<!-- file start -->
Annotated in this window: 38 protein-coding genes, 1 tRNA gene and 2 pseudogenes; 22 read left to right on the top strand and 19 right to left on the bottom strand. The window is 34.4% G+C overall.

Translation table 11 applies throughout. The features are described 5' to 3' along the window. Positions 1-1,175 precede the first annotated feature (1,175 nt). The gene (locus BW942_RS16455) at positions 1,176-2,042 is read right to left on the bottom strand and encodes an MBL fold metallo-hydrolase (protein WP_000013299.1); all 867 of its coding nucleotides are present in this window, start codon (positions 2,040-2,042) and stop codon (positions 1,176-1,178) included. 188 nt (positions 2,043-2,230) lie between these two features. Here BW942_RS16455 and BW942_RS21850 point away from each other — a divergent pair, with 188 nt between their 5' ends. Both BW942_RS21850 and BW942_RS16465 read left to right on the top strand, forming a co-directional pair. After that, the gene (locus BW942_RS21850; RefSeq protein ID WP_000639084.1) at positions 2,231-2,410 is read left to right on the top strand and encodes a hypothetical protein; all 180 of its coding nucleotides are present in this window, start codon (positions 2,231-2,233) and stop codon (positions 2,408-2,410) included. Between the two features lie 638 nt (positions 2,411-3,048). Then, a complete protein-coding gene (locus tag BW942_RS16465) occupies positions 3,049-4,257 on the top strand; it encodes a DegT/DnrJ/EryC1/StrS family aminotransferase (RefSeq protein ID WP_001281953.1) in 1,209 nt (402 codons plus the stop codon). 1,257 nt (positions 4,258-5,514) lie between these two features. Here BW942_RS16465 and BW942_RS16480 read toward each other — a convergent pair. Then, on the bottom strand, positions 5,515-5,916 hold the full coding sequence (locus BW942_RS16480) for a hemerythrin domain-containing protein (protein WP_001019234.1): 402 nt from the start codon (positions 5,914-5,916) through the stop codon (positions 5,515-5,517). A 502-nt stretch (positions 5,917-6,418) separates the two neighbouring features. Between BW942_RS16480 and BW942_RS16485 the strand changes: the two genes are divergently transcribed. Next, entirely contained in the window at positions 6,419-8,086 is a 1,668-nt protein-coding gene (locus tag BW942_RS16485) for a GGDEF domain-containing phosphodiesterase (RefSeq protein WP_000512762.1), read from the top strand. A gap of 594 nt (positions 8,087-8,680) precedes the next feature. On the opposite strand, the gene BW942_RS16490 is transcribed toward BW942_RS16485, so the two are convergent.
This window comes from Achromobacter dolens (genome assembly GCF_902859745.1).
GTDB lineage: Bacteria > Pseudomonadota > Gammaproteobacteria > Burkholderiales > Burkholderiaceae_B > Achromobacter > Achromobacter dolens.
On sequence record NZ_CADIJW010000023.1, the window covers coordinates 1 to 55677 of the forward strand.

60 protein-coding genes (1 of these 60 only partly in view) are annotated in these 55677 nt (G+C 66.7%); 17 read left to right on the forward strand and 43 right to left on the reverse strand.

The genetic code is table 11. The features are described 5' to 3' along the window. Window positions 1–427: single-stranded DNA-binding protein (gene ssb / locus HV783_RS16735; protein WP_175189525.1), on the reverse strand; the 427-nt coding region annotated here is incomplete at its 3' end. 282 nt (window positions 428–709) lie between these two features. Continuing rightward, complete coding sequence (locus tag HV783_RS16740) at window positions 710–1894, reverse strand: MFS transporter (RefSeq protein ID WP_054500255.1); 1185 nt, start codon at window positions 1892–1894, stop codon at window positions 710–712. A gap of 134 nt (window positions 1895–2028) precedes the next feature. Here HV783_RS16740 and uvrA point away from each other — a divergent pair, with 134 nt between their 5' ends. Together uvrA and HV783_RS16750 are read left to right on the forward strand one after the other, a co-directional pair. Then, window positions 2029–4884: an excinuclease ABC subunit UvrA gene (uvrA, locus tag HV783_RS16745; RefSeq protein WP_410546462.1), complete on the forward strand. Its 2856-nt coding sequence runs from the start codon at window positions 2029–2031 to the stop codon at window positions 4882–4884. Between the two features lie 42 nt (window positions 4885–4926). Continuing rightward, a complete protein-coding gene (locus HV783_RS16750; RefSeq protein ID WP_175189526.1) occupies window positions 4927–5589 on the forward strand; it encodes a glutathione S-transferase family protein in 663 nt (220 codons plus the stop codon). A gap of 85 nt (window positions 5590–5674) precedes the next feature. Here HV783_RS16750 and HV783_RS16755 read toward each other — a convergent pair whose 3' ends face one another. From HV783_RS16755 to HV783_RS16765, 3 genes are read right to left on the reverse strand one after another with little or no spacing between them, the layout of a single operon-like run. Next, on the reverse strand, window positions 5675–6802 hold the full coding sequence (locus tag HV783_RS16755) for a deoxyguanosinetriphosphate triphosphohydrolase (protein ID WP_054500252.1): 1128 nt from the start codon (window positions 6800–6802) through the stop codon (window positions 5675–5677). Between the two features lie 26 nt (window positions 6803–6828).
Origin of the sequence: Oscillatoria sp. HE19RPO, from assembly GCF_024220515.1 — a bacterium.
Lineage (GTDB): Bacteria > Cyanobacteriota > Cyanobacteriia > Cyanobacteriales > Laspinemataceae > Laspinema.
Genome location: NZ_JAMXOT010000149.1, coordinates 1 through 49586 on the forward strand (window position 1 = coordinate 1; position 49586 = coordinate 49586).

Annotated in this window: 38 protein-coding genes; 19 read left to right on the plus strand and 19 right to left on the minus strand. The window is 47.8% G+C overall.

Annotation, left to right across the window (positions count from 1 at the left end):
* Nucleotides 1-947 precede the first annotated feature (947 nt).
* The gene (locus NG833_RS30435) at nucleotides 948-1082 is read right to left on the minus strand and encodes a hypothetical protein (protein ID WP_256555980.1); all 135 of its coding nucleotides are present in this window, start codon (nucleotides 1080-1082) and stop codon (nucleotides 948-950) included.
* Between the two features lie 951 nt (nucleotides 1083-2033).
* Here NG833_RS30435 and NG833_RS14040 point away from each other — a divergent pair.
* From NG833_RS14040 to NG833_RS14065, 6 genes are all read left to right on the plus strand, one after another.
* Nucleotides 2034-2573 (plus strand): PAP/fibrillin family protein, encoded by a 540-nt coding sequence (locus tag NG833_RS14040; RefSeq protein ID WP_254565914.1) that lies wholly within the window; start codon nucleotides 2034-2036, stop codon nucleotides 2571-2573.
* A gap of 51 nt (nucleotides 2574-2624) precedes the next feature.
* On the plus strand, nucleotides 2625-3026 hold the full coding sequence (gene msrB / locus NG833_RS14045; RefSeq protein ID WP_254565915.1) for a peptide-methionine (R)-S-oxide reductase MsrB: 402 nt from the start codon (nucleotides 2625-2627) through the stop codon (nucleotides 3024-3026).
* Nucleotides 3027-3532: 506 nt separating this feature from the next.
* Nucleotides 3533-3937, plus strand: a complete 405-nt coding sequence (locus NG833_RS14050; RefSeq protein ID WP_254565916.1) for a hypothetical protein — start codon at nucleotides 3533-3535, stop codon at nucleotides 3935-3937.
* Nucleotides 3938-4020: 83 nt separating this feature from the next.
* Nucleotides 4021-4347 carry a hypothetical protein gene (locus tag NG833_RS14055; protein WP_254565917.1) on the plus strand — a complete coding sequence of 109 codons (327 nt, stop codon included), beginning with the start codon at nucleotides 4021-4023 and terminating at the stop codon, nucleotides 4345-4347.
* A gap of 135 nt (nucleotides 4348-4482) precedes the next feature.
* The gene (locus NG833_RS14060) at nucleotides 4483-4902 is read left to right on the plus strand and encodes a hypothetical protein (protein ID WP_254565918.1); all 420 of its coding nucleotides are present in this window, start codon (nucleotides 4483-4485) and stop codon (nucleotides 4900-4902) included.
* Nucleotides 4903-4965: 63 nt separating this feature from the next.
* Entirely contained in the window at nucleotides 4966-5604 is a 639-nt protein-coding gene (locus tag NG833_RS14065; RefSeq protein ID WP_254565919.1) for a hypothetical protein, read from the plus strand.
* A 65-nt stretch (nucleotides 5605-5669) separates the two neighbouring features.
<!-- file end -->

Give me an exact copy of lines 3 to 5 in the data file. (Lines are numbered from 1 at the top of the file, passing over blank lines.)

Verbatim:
This window comes from Achromobacter dolens (genome assembly GCF_902859745.1).
GTDB lineage: Bacteria > Pseudomonadota > Gammaproteobacteria > Burkholderiales > Burkholderiaceae_B > Achromobacter > Achromobacter dolens.
On sequence record NZ_CADIJW010000023.1, the window covers coordinates 1 to 55677 of the forward strand.